After Kei is discharged from the hospital, Ooichi meets with him again to give him some rather extensive bad news. The detective dispenses with any sort of tact and even seems to cruelly relish delivering the report, even laughing about the mess: there was a well in the Sonozaki’s dungeon.

At the bottom of the well were the bodies of Sonozaki Oryo, Kimiyoshi Kiiichiro, and Shion. Below them were the skeletal remains of at least three others. Rika was found in the septic tank of the outhouse Kei was going to check but didn’t because of Mion. As for Mion, she and Satoko were found in the Sonozaki mansion, dead from gunshot wounds to the head. Rena’s fate isn’t mentioned, but I assume she’s still alive.

Keiichi manages to survive thanks to Mion, with whom he finally came clean with his sins. But it was too late to save anyone else. The clues all point to Mion killing everyone involved in the rituals—including herself and her twin—in order to end the vicious cycle of Oyashiro’s curse.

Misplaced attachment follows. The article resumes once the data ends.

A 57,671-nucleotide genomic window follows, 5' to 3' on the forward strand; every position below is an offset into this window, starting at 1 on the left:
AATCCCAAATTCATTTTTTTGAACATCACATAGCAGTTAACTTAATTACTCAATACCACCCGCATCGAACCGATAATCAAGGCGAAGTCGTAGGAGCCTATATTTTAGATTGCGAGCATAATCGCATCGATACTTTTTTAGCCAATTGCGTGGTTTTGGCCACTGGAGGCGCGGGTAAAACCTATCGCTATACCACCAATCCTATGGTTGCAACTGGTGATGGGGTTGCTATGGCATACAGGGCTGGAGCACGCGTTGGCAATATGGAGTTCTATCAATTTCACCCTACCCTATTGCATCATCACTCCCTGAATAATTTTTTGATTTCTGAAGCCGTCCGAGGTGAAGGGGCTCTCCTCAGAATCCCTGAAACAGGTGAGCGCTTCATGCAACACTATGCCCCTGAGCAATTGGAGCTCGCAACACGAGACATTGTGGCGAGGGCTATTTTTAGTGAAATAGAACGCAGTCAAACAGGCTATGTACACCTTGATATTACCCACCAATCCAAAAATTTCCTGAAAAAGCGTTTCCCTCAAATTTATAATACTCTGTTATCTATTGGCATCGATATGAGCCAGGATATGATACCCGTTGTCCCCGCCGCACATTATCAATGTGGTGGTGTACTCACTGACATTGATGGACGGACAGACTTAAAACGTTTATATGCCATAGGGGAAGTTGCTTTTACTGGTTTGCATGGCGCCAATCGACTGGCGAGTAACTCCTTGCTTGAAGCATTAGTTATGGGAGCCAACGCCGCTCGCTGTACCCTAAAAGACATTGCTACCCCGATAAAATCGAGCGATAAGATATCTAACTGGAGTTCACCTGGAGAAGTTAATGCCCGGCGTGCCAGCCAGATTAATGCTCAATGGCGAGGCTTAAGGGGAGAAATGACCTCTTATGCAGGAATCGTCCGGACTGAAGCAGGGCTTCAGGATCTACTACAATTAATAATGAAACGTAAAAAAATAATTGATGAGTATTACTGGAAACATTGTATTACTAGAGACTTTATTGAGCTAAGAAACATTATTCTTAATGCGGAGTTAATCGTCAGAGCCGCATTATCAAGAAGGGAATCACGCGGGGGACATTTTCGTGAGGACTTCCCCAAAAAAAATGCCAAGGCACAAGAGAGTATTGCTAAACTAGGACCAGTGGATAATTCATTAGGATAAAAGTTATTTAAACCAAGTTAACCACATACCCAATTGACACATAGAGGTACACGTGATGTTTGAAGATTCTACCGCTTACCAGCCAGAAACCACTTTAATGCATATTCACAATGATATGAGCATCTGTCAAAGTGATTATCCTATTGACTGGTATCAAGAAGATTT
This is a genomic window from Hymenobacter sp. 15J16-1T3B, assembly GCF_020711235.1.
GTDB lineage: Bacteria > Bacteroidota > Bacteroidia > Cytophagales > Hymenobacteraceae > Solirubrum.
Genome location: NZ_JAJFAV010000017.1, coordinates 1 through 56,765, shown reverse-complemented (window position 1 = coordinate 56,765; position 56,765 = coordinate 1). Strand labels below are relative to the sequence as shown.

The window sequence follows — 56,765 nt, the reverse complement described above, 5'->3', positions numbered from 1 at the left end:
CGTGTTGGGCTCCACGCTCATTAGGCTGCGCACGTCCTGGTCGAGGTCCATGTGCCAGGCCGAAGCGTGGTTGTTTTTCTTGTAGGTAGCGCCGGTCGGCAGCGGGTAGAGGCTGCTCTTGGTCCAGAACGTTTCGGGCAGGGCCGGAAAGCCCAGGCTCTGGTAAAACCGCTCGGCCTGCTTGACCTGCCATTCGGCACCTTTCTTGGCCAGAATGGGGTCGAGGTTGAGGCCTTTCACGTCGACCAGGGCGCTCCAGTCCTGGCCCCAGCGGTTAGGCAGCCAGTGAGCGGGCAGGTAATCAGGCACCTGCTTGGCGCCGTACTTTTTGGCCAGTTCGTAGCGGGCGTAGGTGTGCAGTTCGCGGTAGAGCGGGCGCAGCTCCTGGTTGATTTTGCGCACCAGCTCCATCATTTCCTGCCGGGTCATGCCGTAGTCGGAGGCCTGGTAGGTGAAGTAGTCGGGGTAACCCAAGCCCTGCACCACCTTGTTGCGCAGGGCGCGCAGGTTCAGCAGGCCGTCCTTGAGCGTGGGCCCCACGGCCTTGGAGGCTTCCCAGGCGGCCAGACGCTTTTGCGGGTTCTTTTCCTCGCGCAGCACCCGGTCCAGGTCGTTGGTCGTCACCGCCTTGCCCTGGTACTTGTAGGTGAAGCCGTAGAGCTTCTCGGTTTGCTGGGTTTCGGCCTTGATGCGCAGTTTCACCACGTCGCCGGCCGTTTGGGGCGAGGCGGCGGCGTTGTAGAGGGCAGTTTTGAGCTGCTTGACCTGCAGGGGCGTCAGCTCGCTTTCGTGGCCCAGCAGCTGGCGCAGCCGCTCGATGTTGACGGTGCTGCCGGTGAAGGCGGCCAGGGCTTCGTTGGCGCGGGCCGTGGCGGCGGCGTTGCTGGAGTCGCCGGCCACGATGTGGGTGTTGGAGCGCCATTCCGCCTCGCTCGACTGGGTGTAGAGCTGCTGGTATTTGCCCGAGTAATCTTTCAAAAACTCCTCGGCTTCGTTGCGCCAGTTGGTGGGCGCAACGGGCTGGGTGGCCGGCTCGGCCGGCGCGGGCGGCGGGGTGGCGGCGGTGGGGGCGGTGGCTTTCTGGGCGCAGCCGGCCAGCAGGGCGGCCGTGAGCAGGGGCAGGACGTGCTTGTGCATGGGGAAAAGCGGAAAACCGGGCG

Whether she ultimately succeeded, who can say. Kei is now all alone (aside from Rena), with a host of difficult questions that will probably never be answered. In any case, this is the end of the second arc. If we’re going by Rika’s final words, this “loop” ended in abject failure; another Bad Ending. Perhaps the third time will be the charm. Then again…perhaps not!

Rating: 4/5 Stars

Talentless Nana – 07 – Just Girl Talk

When Yuuka scoffs at Nana’s barb, Nana tries a different tack, stating “Humans don’t believe the truth. They believe people.” Even if Yuuka knows what Nana tried to do, Nana has the trust of the others, while Yuuka is someone who screws her dead boyfriend. So Nana proposes a deal.